LONDON — Queen Elizabeth II on Thursday congratulated one of Britain’s oldest LGBT charity and advocacy groups, the London Lesbian and Gay Switchboard, in what royal watchers say is the first time 87-year-old Monarch has recognized an LGBT advocacy group in her 62 years on the British throne.
The London Lesbian and Gay Switchboard, celebrating its 40th anniversary this week, was established on March 4, 1974, as a voluntary organization to provide an information, support and referral services for the LGBT community. It is staffed with more than 150 trained LGBT volunteer phone operators.
“Best wishes and congratulations to all concerned on this most special anniversary,” read the Queen’s message, according to a transcript released by Buckingham Palace.
British Prime Minister David Cameron also congratulated the group, along with Deputy Prime Minister Nick Clegg, London’s Mayor Johnson, and the head of the Labour party in Parliament, Ed Miliband.
The London Lesbian and Gay Switchboard estimates it has provided support and information to more than 3 million people since its founding, and that its volunteer staff answers approximately 15,000 calls every year with an additional 100,000 people assisted who seek information online from its online LGBT community resources website.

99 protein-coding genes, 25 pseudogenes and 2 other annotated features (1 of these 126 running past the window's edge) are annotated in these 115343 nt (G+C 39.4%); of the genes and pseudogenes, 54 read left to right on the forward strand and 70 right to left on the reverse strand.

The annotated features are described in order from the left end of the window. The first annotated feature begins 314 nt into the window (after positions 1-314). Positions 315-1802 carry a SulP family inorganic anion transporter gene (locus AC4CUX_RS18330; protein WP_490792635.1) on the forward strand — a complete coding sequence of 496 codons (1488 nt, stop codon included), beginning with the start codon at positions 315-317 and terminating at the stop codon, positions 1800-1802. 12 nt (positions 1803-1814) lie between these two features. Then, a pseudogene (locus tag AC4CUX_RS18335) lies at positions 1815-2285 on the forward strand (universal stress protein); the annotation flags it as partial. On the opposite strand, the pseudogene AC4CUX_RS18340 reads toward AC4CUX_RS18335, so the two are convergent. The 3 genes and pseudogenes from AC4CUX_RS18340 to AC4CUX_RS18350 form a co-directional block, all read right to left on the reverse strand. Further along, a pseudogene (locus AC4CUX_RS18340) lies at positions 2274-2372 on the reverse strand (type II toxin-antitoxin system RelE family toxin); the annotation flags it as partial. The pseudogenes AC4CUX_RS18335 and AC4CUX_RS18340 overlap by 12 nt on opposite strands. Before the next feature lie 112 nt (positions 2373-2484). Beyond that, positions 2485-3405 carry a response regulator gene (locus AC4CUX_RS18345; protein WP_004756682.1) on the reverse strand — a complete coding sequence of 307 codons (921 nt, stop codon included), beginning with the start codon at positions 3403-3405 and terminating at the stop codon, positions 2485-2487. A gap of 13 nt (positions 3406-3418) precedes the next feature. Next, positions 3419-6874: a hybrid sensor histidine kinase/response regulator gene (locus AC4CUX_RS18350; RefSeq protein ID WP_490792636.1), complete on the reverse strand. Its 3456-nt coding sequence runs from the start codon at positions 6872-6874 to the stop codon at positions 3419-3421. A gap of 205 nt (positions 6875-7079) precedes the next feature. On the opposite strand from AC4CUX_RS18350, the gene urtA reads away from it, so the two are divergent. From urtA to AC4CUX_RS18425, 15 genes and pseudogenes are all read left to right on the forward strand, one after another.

Observers says this latest gesture is another indication of the Queen’s public softening on issues related to LGBT rights.
Last year, the Queen signed a charter calling for an end to discrimination across the 54 Commonwealth nations.
In July 2013, she gave her royal approval of legislation legalizing same-sex marriage in England and Wales; the law takes effect on March 29. And in August, she officially pardoned famed British mathematician and computer scientist Alan Turing, who was criminally prosecuted in 1952 and convicted of “gross indecency” under Britain’s 1885 law that criminalized homosexual activity.